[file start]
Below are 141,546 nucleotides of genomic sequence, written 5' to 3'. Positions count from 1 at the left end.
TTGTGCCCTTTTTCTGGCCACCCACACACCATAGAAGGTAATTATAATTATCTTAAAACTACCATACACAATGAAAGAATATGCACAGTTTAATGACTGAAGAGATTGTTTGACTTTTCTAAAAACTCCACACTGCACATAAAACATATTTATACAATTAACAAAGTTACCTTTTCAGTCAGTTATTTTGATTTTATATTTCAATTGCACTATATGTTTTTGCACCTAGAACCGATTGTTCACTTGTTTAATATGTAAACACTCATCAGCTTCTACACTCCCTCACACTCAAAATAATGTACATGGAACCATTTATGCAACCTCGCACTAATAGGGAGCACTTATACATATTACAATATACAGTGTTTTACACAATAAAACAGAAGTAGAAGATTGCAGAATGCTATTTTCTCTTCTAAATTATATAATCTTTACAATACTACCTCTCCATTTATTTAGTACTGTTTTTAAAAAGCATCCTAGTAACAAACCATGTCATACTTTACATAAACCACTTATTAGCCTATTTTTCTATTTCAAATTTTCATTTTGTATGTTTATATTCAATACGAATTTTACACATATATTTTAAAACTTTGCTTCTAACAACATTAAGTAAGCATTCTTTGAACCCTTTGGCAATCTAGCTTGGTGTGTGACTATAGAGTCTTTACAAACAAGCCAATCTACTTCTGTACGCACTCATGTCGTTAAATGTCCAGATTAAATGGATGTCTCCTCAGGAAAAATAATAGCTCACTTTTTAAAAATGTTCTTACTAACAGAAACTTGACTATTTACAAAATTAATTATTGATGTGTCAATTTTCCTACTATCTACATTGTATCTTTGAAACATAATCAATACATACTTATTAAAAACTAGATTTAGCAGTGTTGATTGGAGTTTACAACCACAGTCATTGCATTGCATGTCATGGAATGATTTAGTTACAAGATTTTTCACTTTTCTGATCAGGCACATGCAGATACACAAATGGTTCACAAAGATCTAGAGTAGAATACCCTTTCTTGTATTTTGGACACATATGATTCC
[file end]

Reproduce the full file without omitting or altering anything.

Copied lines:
Below are 141,546 nucleotides of genomic sequence, written 5' to 3'. Positions count from 1 at the left end.
TTGTGCCCTTTTTCTGGCCACCCACACACCATAGAAGGTAATTATAATTATCTTAAAACTACCATACACAATGAAAGAATATGCACAGTTTAATGACTGAAGAGATTGTTTGACTTTTCTAAAAACTCCACACTGCACATAAAACATATTTATACAATTAACAAAGTTACCTTTTCAGTCAGTTATTTTGATTTTATATTTCAATTGCACTATATGTTTTTGCACCTAGAACCGATTGTTCACTTGTTTAATATGTAAACACTCATCAGCTTCTACACTCCCTCACACTCAAAATAATGTACATGGAACCATTTATGCAACCTCGCACTAATAGGGAGCACTTATACATATTACAATATACAGTGTTTTACACAATAAAACAGAAGTAGAAGATTGCAGAATGCTATTTTCTCTTCTAAATTATATAATCTTTACAATACTACCTCTCCATTTATTTAGTACTGTTTTTAAAAAGCATCCTAGTAACAAACCATGTCATACTTTACATAAACCACTTATTAGCCTATTTTTCTATTTCAAATTTTCATTTTGTATGTTTATATTCAATACGAATTTTACACATATATTTTAAAACTTTGCTTCTAACAACATTAAGTAAGCATTCTTTGAACCCTTTGGCAATCTAGCTTGGTGTGTGACTATAGAGTCTTTACAAACAAGCCAATCTACTTCTGTACGCACTCATGTCGTTAAATGTCCAGATTAAATGGATGTCTCCTCAGGAAAAATAATAGCTCACTTTTTAAAAATGTTCTTACTAACAGAAACTTGACTATTTACAAAATTAATTATTGATGTGTCAATTTTCCTACTATCTACATTGTATCTTTGAAACATAATCAATACATACTTATTAAAAACTAGATTTAGCAGTGTTGATTGGAGTTTACAACCACAGTCATTGCATTGCATGTCATGGAATGATTTAGTTACAAGATTTTTCACTTTTCTGATCAGGCACATGCAGATACACAAATGGTTCACAAAGATCTAGAGTAGAATACCCTTTCTTGTATTTTGGACACATATGATTCC